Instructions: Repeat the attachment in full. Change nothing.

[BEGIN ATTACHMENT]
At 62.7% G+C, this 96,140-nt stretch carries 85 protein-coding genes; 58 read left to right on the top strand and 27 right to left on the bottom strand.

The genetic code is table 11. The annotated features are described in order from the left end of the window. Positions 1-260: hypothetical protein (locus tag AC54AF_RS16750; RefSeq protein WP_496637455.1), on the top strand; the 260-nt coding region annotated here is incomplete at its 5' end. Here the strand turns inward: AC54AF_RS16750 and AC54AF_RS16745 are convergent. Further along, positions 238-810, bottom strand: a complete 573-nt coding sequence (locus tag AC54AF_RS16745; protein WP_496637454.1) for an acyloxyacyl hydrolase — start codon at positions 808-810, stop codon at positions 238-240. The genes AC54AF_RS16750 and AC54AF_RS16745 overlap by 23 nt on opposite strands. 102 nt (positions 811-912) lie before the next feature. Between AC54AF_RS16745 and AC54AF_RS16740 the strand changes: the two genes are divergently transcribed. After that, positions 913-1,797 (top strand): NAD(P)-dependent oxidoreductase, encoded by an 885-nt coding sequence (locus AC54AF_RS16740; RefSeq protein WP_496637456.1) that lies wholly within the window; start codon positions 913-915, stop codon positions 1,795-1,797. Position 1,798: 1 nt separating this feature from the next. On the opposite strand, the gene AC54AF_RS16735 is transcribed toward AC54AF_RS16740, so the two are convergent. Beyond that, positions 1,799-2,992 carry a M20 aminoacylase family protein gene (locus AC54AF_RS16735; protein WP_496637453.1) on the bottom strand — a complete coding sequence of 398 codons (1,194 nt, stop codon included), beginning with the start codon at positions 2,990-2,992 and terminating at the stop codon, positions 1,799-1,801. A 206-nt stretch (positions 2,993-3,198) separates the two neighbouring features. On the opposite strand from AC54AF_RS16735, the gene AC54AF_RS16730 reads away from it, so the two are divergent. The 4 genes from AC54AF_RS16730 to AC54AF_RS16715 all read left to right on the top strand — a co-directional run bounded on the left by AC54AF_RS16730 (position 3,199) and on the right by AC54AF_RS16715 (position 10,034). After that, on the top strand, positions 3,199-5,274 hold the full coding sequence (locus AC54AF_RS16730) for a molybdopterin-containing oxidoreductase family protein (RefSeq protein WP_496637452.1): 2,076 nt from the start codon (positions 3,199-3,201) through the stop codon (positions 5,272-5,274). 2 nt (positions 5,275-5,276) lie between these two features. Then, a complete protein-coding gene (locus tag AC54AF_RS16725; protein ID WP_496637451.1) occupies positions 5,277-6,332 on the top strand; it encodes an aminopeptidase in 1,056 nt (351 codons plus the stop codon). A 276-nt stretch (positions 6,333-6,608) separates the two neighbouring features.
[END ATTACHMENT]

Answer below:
At 62.7% G+C, this 96,140-nt stretch carries 85 protein-coding genes; 58 read left to right on the top strand and 27 right to left on the bottom strand.

The genetic code is table 11. The annotated features are described in order from the left end of the window. Positions 1-260: hypothetical protein (locus tag AC54AF_RS16750; RefSeq protein WP_496637455.1), on the top strand; the 260-nt coding region annotated here is incomplete at its 5' end. Here the strand turns inward: AC54AF_RS16750 and AC54AF_RS16745 are convergent. Further along, positions 238-810, bottom strand: a complete 573-nt coding sequence (locus tag AC54AF_RS16745; protein WP_496637454.1) for an acyloxyacyl hydrolase — start codon at positions 808-810, stop codon at positions 238-240. The genes AC54AF_RS16750 and AC54AF_RS16745 overlap by 23 nt on opposite strands. 102 nt (positions 811-912) lie before the next feature. Between AC54AF_RS16745 and AC54AF_RS16740 the strand changes: the two genes are divergently transcribed. After that, positions 913-1,797 (top strand): NAD(P)-dependent oxidoreductase, encoded by an 885-nt coding sequence (locus AC54AF_RS16740; RefSeq protein WP_496637456.1) that lies wholly within the window; start codon positions 913-915, stop codon positions 1,795-1,797. Position 1,798: 1 nt separating this feature from the next. On the opposite strand, the gene AC54AF_RS16735 is transcribed toward AC54AF_RS16740, so the two are convergent. Beyond that, positions 1,799-2,992 carry a M20 aminoacylase family protein gene (locus AC54AF_RS16735; protein WP_496637453.1) on the bottom strand — a complete coding sequence of 398 codons (1,194 nt, stop codon included), beginning with the start codon at positions 2,990-2,992 and terminating at the stop codon, positions 1,799-1,801. A 206-nt stretch (positions 2,993-3,198) separates the two neighbouring features. On the opposite strand from AC54AF_RS16735, the gene AC54AF_RS16730 reads away from it, so the two are divergent. The 4 genes from AC54AF_RS16730 to AC54AF_RS16715 all read left to right on the top strand — a co-directional run bounded on the left by AC54AF_RS16730 (position 3,199) and on the right by AC54AF_RS16715 (position 10,034). After that, on the top strand, positions 3,199-5,274 hold the full coding sequence (locus AC54AF_RS16730) for a molybdopterin-containing oxidoreductase family protein (RefSeq protein WP_496637452.1): 2,076 nt from the start codon (positions 3,199-3,201) through the stop codon (positions 5,272-5,274). 2 nt (positions 5,275-5,276) lie between these two features. Then, a complete protein-coding gene (locus tag AC54AF_RS16725; protein ID WP_496637451.1) occupies positions 5,277-6,332 on the top strand; it encodes an aminopeptidase in 1,056 nt (351 codons plus the stop codon). A 276-nt stretch (positions 6,333-6,608) separates the two neighbouring features.